My husband knocks on the car window and our son turns as he’s walking toward the school. My husband waves, my son waves back, then turns toward the school again. He takes a couple steps and my husband knocks on the car window again. Our son stops, turns to look at his dad waving again and shakes his head. Then a smile spreads across his face and he wriggles his fingers at him and turns back toward the school.
“What was that for?” I ask. If our son was six, and on his way into elementary school, it would have been cute, but he’s fourteen and in middle school.
“I’m building up his immunity,” he says.
“To what?” My brows pinch together in puzzlement.
“Being embarrassed so easily. If I embarrass him enough then he won’t take it so seriously when other embarrassing things happen in his life,” he reasoned.
I’m not sure how sound his theory is, but I do know that I love him for it. I love how he knows when to be dad to our son — an only child — and when to be big brother, and that he does it so well. He’s an amazing dad in so many ways, but I think his ability to play both roles and understand the importance of both in our son’s life is really ingenious. I also think it’s remarkable that our son learned so quickly to tell the difference between the two roles and responds appropriately.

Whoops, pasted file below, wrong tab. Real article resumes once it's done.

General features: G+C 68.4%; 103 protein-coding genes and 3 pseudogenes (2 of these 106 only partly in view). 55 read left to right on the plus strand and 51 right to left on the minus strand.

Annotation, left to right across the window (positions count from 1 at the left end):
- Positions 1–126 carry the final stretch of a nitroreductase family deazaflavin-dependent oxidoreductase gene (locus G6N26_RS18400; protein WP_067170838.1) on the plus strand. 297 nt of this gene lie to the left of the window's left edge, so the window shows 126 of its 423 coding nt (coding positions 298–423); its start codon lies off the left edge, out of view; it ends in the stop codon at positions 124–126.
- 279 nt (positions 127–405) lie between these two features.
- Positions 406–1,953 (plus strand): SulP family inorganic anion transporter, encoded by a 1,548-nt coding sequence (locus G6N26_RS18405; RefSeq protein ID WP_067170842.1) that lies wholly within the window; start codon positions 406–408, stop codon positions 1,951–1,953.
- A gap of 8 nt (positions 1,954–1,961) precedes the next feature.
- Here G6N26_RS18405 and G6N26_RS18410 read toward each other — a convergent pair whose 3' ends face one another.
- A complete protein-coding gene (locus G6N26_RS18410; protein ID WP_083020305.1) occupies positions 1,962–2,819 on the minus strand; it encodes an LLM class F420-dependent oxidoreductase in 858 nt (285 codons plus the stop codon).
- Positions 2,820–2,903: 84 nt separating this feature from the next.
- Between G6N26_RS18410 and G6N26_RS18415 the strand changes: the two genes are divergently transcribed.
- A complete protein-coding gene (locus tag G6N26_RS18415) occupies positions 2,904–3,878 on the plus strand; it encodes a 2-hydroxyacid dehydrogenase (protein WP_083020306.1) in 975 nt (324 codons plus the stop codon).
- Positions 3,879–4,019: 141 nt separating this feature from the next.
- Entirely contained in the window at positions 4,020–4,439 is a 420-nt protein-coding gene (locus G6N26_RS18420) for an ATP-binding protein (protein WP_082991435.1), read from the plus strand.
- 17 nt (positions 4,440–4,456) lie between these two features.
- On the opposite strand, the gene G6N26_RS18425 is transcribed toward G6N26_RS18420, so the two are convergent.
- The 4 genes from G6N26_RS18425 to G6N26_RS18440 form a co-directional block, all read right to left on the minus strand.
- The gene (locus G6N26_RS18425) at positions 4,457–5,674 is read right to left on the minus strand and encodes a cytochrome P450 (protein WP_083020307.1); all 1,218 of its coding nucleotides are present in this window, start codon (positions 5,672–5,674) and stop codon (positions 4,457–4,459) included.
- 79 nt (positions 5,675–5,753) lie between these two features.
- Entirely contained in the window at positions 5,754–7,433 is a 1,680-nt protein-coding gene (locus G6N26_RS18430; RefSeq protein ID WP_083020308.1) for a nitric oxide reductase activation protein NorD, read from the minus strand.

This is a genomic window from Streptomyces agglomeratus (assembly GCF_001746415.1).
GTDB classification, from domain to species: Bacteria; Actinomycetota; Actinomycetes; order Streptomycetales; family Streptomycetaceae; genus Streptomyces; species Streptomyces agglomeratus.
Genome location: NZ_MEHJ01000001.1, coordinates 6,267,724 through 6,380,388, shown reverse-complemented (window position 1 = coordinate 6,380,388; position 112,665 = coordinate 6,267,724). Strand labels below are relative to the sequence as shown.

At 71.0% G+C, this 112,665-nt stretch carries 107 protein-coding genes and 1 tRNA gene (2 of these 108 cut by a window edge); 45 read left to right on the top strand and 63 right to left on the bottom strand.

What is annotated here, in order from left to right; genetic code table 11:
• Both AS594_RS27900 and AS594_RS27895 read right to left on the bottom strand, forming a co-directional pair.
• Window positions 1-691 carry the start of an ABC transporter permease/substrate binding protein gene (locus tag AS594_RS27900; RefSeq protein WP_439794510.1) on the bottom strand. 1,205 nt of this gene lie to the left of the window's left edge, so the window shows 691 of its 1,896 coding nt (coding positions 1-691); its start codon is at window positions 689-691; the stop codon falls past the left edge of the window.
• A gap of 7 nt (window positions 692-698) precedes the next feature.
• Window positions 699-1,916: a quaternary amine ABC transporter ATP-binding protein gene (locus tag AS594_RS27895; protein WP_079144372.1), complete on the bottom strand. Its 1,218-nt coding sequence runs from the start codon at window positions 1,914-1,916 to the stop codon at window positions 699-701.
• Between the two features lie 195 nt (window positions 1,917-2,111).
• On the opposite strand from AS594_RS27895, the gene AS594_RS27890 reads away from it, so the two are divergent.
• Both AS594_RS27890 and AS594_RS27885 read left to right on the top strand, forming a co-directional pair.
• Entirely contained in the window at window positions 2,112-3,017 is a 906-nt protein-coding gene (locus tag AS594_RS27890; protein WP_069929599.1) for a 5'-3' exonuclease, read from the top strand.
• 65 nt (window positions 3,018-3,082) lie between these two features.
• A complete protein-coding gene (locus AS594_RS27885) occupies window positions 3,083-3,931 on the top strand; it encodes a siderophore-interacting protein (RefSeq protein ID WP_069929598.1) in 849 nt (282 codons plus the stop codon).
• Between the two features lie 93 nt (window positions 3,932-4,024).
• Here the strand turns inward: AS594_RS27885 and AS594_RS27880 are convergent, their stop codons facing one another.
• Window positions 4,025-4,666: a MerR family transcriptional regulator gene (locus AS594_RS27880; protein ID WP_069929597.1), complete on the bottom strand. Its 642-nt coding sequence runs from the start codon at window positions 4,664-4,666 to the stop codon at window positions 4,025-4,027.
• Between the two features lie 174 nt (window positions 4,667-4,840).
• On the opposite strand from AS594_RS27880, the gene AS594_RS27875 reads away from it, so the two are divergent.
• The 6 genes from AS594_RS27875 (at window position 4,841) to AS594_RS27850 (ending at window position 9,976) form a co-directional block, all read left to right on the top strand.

Those of us who have had older brothers or sisters remember well the lessons we learned from them. They toughened us up, taught us to not cry so easily, showed us how stupid we look when we threw tantrums, modeled how to talk trash and banter in way that is funny, but not cruel. They often pushed us farther than we wanted them too, but they always seemed to know when to stop. As much as we may have disliked older siblings as a child, they played an important role that many of us would not appreciate until we are older.
My husband uses his role as father for all the traditional reasons: to teach our son about life, to protect him, to mentor him, and to raise him to become a good man. His role as big brother has proved just as important and he uses it for a different set of lessons: to teach our son how to interact with friends, how to be competitive without being a sore loser, how to banter with the guys without being a jerk, and how to be a good man who shows compassion as well as strength.
When my husband is big brother, our son can talk trash with him, try to best him in games and pranks, poke fun at him and wrestle with him. When he’s dad, our son knows that he has to be respectful, listen to the advice he is being given, and follow his instructions. There is a shift in both of them as they move between the roles of father/son and big brother/little brother. The shift is subtle, but both of them are so tuned into it now and rarely misread the other.
I love watching this dynamic, and smile to myself as husband taps on the car window again to get our son to turn around. I know he’s trying to annoy him, just like a big brother would, and our son knows it too. That’s why he rolls his eyes at him as he turns away, a reaction that would get him a reprimand in other situations, but is completely appropriate in this one. My husband smirks back at our son as he walks away and I marvel that a man who spent the majority of his childhood without a father and mostly raised himself knows so well how to be a great dad, and the importance of being a big brother, too.
Originally published at https://www.loistemplin.com